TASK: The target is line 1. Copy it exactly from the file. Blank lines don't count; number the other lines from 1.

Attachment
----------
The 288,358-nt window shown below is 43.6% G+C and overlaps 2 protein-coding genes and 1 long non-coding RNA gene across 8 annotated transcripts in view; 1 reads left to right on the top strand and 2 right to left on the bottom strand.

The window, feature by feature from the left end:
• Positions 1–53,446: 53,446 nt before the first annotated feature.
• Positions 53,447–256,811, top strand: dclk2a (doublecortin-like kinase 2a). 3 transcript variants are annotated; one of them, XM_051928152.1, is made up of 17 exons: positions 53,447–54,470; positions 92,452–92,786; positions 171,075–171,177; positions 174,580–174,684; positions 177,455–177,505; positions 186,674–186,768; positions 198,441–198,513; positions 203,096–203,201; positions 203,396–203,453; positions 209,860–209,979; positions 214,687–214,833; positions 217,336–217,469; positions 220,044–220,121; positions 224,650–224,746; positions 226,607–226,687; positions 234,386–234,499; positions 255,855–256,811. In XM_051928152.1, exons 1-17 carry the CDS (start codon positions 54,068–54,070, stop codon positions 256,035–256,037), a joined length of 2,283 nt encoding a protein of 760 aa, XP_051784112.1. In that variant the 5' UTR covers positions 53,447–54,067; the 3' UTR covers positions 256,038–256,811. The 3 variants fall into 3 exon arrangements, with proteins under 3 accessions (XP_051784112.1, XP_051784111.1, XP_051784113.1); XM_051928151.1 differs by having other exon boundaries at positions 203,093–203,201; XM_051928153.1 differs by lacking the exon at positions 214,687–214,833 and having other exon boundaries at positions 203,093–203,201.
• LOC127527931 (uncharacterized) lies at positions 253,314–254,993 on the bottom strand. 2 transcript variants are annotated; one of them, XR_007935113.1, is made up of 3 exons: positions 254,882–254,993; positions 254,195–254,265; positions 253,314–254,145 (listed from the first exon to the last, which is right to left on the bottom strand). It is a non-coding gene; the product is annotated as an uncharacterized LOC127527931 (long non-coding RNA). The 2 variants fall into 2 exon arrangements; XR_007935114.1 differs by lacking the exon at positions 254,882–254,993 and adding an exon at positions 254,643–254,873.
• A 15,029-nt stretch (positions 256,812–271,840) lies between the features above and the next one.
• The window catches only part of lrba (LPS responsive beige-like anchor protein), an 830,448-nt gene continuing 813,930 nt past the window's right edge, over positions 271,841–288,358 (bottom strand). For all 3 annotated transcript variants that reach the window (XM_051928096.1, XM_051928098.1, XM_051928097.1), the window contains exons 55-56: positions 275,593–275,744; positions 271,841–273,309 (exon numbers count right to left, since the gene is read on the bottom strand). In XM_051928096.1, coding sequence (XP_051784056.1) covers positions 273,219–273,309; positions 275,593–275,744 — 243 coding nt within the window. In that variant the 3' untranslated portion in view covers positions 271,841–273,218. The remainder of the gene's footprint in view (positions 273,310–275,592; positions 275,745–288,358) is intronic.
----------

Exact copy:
The 288,358-nt window shown below is 43.6% G+C and overlaps 2 protein-coding genes and 1 long non-coding RNA gene across 8 annotated transcripts in view; 1 reads left to right on the top strand and 2 right to left on the bottom strand.